The new financial reality

What is really important? I think we are going to find out over the next few years. I don’t think that we have all realized that the new financial “world order” that began with the credit crisis of 2008, is going to impact all of us for a long time. My sense is that most people look at their investment statements and gain some comfort from the fact that their capital is nearing or exceeding pre-2008 levels. They give a huge sigh of relief, and get back to life as they knew it.

The next phase starts when governments withdraw the stimulus spending that has been flooding North American economies for the past three years. Total spending has been in the many hundreds of millions, likely close to a trillion dollars by the end of the day. Although businesses have felt some recovery, they are nowhere near ready to take up the slack as government funding backs out. I’m no economist, but there is no doubt in my mind that this is going to hurt, and people will lose their jobs. (google QE2 for more information on this process. QE is quantitative easing.)

So what should the ordinary person be doing in this new financial world? It’s back to the basics, folks. Live within your means, pay off debt, pay off your mortgage, and save a little regularly for retirement. Although it sounds trite, and more than a little simplistic, it’s a good start for anybody. If you can afford it, spend whatever you want, but if you have to borrow, or divert funds from your debt and mortgage reduction, choose what’s really important. Is the new car, new furniture, bigger (3-D!) TV, really important? Is it necessary to have more plastic things stuffed into cupboards already overflowing with plastic things? Do kids really need more toys, when you can barely find a path through the ones they’ve already got? I think we’ll ask ourselves these questions more and more through the coming years, and with many people already facing working beyond their expected retirement date, the question may be: more plastic stuff, or retirement?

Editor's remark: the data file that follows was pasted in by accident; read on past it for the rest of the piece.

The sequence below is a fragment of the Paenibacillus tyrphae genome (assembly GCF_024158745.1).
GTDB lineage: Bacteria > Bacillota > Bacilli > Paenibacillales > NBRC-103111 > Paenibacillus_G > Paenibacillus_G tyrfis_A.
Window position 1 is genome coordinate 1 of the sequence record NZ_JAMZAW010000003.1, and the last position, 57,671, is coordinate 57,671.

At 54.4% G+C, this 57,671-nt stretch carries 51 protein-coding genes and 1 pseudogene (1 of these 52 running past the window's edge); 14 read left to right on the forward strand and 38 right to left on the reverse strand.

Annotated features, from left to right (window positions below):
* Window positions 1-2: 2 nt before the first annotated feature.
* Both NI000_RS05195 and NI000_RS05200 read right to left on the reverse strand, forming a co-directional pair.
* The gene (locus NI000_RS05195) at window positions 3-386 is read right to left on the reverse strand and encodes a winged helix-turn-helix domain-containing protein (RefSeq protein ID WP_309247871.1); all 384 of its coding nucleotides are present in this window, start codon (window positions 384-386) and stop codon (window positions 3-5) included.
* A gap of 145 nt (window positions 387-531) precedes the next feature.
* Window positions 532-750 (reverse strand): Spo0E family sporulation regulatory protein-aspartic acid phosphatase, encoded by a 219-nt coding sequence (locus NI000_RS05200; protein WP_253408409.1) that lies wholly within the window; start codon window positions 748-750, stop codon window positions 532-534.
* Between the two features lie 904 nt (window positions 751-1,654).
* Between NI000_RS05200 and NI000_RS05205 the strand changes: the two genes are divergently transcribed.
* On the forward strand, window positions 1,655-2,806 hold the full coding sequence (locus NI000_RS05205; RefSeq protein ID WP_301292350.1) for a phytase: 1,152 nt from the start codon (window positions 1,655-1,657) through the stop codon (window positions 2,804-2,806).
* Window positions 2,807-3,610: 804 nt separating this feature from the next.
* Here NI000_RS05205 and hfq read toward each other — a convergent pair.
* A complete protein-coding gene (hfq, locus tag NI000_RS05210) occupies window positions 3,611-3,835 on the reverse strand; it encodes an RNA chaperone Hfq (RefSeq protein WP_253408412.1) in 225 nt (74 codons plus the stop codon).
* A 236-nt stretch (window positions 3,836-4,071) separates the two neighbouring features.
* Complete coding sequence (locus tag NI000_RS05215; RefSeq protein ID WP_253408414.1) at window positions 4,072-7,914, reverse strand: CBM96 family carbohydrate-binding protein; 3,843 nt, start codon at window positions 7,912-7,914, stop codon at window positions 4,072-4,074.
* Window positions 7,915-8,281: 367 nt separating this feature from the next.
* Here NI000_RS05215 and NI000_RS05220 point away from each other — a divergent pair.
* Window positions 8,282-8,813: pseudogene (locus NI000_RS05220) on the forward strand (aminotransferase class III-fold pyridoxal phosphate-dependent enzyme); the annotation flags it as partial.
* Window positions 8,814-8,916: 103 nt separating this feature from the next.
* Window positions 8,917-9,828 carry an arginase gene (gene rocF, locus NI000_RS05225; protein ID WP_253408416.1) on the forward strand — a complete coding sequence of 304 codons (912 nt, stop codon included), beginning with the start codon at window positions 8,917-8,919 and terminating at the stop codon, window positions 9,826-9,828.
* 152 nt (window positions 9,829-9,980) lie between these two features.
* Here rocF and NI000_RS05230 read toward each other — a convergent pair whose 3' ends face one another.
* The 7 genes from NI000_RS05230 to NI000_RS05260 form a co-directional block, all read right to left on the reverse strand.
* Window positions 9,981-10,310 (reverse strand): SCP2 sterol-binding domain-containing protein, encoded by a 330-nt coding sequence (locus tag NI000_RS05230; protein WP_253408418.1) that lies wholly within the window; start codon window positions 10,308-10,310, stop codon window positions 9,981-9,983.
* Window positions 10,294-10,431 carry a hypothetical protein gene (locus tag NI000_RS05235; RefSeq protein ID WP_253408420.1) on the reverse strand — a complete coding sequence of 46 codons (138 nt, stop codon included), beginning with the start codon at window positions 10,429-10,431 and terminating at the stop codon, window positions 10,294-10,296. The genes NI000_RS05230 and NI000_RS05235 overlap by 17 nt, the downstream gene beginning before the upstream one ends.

Judy Poole is a financial advisor with Raymond James, and has spent the last 39 years involved in the financial industry. You can reach her at This article is provided as a general source of information and should not be considered personal investment advice. The views expressed are those of the author and not necessarily those of Raymond James Ltd.

Securities offered through Raymond James Ltd., member – Canadian Investor Protection Fund. Financial planning and insurance offered through Raymond James Financial Planning Ltd., not a member – Canadian Investor Protection Fund.



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